To vaccinate or not to vaccinate


PARENTS will face two major changes this year in the immunisation of new babies. Instead of visiting the local health clinic for vaccinations, all babies will attend their GPs. The schedule of immunisations has also been changed.

These changes result from an agreement between the Department of Health and the Irish Medical Organisation which have jointly developed a new national scheme for the delivery of primary childhood immunisation aimed at raising the level of uptake to 95 per cent.

New mothers will be asked by their health visitors to name a GP of their choice. The health hoard will then remind the mother when it is time to bring the baby to the GP for immunisation.

Until last Christmas, babies were being vaccinated at two months, three months, four months and six months of age, with an additional visit at 15 months of age for the measles, mumps, rubella (MMR) vaccine.

From now on, babies will be immunised at two, four and six months, reducing the number of visits during their first year from four to three. Children will continue to receive the MMR at 15 months.

At two months, four months and six months, each baby will receive two injections and an oral polio vaccine. The two injections will consist of the HIB vaccine plus a choice of either the two in one or the three in one.

The HIB vaccine protects against one form of bacterial meningitis, Haemophilus influenzae, a potentially deadly type which accounted for one third of all cases of bacterial meningitis before the vaccine was introduced.

The two in one vaccine protects against diphtheria and tetanus, while the three in one protects against diphtheria, tetanus and pertussis, also known as whooping cough. Parents can choose the two in one instead of the three in one if they are worried about the tiny risk of brain damage which they fear that the whooping cough vaccine may carry.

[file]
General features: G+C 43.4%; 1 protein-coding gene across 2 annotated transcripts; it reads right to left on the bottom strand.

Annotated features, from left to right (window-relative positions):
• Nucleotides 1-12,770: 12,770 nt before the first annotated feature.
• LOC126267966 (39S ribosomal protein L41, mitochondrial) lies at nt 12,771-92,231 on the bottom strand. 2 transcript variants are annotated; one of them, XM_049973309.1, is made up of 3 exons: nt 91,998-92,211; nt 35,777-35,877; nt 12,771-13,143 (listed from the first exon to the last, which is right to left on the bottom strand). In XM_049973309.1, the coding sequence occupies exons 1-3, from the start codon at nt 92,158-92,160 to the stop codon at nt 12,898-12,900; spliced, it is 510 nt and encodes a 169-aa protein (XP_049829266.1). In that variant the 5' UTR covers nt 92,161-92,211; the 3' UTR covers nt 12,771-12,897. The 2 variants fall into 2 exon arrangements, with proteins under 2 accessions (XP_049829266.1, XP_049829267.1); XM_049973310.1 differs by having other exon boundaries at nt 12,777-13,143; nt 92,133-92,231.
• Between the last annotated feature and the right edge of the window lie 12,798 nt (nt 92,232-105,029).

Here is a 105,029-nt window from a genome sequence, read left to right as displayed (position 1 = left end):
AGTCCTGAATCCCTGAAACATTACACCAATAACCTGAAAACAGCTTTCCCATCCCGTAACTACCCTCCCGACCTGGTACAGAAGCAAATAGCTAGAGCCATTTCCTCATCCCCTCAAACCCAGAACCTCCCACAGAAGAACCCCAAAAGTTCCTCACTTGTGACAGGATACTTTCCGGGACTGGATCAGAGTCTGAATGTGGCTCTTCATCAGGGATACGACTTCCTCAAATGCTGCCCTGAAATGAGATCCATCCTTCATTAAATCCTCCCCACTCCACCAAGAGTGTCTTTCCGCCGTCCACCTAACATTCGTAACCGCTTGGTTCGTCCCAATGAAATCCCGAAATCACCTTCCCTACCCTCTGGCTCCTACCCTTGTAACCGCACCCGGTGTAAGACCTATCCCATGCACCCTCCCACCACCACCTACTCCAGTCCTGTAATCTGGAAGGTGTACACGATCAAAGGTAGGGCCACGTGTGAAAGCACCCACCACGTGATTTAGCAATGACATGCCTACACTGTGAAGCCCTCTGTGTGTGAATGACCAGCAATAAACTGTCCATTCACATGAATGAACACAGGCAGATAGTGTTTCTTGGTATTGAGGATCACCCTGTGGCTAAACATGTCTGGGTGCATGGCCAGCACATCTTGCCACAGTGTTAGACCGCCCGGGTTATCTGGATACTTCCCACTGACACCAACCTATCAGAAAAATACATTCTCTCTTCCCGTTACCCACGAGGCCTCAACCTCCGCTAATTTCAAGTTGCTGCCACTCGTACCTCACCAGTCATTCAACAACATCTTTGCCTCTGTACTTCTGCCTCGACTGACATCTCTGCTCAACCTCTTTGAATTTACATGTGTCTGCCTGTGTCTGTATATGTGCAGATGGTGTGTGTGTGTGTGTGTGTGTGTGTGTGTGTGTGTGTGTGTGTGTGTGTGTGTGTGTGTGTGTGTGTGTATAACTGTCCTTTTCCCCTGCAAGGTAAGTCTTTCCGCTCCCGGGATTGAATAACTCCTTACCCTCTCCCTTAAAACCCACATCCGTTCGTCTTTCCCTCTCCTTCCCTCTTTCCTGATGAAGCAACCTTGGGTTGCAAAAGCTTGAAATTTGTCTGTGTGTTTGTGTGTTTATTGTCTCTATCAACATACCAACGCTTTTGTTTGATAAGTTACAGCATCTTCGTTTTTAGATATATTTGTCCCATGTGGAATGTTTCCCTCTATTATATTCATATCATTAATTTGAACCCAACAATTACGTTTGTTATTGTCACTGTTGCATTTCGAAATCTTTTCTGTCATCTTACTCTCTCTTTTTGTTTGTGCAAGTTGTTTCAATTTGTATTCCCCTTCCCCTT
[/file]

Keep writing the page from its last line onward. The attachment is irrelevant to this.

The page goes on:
In addition to these traditional vaccinations, all 12 to 18 month old children should also have the new chickenpox vaccine, the US Centres for Disease Control (CDC) in Atlanta said last week. The varicella zoster virus which causes chickenpox can lie dormant in the body for decades, arising later as shingles, a debilitating condition which may affect people with compromised immune systems. They also recommended vaccination for 11 and 12 year olds who had never had chickenpox. The CDC's Advisory Committee on Immunisation Practices also says a series of three Hepatitis B vaccine shots should he given to 11 and 12 year olds who were not vaccinated when they were younger.

Within the next two months, the Royal College of Surgeons in Ireland's National Immunisation Committee will report its verdict on which immunisations Irish children should have. Many parents and doctors alike will he watching to see whether the committee recommends the whooping cough vaccine or not.